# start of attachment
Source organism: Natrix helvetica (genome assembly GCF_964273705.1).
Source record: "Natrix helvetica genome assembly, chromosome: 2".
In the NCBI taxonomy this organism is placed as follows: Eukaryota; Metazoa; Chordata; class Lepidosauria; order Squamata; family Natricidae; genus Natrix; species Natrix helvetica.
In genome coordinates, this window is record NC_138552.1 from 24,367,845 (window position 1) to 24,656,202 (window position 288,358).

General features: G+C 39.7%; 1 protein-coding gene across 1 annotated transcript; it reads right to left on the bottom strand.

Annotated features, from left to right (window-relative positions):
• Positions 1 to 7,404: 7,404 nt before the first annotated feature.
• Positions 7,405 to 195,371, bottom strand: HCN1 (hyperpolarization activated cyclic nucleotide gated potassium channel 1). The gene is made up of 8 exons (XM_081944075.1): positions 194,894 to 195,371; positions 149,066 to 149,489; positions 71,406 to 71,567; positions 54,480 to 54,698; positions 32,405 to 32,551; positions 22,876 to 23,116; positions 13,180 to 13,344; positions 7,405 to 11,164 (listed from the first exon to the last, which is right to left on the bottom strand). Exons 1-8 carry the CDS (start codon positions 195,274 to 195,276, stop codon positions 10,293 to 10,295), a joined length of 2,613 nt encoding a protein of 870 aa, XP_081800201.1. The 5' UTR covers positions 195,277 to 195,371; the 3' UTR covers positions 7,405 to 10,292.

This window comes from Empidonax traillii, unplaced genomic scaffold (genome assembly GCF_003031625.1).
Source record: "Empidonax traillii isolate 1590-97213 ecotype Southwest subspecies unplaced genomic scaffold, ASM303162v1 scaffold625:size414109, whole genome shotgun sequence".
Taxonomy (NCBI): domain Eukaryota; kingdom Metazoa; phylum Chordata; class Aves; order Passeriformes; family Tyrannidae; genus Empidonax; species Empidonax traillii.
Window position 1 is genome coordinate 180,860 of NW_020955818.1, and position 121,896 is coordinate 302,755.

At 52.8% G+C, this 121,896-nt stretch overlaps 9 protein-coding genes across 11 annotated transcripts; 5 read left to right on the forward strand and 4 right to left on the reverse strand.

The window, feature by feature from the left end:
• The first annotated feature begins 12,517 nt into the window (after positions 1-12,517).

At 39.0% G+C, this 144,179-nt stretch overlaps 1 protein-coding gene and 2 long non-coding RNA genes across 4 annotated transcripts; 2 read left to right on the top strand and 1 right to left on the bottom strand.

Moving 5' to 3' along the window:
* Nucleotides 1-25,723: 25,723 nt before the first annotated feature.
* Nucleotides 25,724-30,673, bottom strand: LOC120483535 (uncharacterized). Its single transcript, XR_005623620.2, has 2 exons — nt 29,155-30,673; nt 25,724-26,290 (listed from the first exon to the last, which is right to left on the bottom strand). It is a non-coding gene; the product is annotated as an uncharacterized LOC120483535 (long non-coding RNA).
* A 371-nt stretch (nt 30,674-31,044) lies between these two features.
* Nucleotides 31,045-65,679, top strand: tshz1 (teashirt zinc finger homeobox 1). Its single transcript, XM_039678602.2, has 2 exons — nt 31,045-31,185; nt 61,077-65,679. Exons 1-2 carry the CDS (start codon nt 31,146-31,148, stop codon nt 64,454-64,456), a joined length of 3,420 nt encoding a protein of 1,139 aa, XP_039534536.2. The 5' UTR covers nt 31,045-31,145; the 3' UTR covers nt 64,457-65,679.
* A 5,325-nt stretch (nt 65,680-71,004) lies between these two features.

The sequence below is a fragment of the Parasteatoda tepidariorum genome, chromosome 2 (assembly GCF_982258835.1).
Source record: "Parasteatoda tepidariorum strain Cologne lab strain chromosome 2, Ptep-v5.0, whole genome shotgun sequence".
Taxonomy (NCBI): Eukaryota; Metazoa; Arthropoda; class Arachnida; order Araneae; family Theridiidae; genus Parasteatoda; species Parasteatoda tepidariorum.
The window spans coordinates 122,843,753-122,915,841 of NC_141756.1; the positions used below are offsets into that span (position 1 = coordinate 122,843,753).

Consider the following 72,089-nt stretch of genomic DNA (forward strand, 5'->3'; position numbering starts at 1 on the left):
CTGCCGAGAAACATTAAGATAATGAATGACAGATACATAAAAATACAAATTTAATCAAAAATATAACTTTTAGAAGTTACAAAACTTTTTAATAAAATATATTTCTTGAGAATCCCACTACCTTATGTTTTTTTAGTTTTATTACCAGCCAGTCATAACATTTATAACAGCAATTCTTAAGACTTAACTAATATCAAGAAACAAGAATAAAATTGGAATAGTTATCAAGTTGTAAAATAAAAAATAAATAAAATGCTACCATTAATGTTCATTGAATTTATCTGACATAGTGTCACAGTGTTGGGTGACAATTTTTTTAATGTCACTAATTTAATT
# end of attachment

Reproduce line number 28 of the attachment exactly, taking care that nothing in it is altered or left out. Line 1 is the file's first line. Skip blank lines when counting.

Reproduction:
CTGCCGAGAAACATTAAGATAATGAATGACAGATACATAAAAATACAAATTTAATCAAAAATATAACTTTTAGAAGTTACAAAACTTTTTAATAAAATATATTTCTTGAGAATCCCACTACCTTATGTTTTTTTAGTTTTATTACCAGCCAGTCATAACATTTATAACAGCAATTCTTAAGACTTAACTAATATCAAGAAACAAGAATAAAATTGGAATAGTTATCAAGTTGTAAAATAAAAAATAAATAAAATGCTACCATTAATGTTCATTGAATTTATCTGACATAGTGTCACAGTGTTGGGTGACAATTTTTTTAATGTCACTAATTTAATT